The Algerian Department of Intelligence and Security (DRS) led by General Mohamed Tawfik Medien and Smaïl Lamari, are vehemently opposed to the creation of an independent Tuareg state, or even of a simple autonomous region on their southern border. This is why the successive negotiations between the Tuareg rebellion and authorities from Mali, which were held under Algerian supervision, have all completely failed.
Map of the conflict in northern Mali - Source: Orionist
Why? The first reason is that a stable Azawad – under Mali sovereignty or independent – would allow oil exploration to go ahead. The gas field there is of course the same as in the southern Algerian Tuareg region.
The second reason is that Algeria is obsessed by finding a route to the Atlantic Ocean for its oil and gas exports. Because they can’t go through Western Sahara, which is still a disputed territory, Algerian generals have been trying to find an alternative route that could cross through northern Mali and Mauritania. This is why certain Algerian AQIM groups have been trying to destabilize the fragile Mauritanian State. For Algeria this could be the second country to fall in their hands, after the “Islamic Azawad State” it established, complete with Sharia and all.
Algerian secret services
The Algerian intelligence services not only finances, advises and informs the Salafist mercenaries of the Sahel, but also provides candidates, which they recruit in Sahrawi camps in Tindouf province, Algeria. This is also how they recruited Muammar Gaddafi’s mercenaries to fight the MNLA rebels in northern Mali.
The other front that the MNLA rebels have to contend with is French company Areva. The nuclear giant, which has always had a notable influence on the French government – be it left or right wing – has just earmarked 1.5 million euros for the development of a new uranium mine. The new mine, which will supply almost all the energy for France’s nuclear power plants, is located 100 kilometers from the Azawad border. Areva is providing electricity for French families with the blood of the Tuareg people, whose natural resources they exploit.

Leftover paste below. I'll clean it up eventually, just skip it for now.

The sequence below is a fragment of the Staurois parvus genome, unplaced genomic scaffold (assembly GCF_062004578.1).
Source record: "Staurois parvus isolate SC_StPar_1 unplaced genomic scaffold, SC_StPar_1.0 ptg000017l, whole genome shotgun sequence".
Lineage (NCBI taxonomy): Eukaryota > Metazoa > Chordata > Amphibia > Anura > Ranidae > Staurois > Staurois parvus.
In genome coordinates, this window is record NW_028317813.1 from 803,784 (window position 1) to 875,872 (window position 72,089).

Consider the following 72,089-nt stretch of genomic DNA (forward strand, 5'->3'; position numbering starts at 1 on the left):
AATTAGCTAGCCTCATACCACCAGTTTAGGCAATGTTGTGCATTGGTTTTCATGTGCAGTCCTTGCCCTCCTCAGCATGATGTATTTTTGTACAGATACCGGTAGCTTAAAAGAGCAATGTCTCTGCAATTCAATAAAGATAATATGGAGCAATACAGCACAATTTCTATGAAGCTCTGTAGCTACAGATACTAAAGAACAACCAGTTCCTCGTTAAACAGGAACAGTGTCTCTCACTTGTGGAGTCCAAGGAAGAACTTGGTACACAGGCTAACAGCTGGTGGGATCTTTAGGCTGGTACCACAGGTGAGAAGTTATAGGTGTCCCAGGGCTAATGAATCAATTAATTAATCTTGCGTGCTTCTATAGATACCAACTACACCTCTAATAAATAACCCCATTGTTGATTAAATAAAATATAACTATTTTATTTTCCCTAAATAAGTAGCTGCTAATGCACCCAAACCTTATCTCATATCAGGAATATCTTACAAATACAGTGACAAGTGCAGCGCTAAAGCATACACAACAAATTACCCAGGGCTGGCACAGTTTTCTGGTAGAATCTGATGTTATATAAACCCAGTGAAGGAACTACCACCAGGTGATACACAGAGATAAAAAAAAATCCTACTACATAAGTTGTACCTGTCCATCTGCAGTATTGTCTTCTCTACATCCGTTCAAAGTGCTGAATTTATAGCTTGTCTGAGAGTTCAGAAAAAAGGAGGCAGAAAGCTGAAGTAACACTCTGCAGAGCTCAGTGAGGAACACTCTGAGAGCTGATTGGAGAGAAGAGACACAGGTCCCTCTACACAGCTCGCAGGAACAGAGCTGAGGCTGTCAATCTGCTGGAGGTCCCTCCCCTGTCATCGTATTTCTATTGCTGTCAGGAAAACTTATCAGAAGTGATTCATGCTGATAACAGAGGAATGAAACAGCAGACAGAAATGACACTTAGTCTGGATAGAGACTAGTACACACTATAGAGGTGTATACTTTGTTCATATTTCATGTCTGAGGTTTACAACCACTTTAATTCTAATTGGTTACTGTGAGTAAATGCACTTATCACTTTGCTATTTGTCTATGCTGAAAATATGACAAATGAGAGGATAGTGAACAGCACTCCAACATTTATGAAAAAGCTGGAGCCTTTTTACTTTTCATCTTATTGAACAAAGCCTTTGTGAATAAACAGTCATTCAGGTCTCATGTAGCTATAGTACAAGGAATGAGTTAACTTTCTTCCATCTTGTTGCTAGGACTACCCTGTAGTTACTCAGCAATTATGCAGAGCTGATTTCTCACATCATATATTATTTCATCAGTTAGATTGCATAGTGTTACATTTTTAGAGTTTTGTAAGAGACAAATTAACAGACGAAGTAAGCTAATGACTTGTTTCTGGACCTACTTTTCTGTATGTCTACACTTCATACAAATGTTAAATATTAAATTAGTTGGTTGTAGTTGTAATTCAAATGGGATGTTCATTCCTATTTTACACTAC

MNLA rebels in Azawad - Photo: Magharebia
Areva puts a lot of pressure on the French government, and this is probably the real reason that led President François Hollande to go to war in Mali. He said his country had no economic interests in Mali. So why didn’t the French army intervene in Syria, since they’re so eager to do so in Azawad?
The French President doesn’t know that the only people who can ensure France’s economic interests in Mali, and by extension in Niger, are the MNLA rebels. Their leader, Bilal Ag Acherif actually made the trip to Paris, but the government declined to meet with him. Even though the right to self-determination in northern Mali is a fight the Tuareg people have been fighting for more than 50 years, French interests come first.
Ultimately, if we want to stop the terrorist groups multiplying in Azawad and Sahel (and in Algeria as well), there has to be an international investigation on the “dirty deeds” carried out by the Algerian secret service. All those responsible for the crimes of the DRS must be brought to justice, including those responsible for the In Amenas hostage crisis, where at least 39 hostages were killed by Al-Qaeda-linked terrorists at the Tigantourine gas facility near In Amenas, Algeria.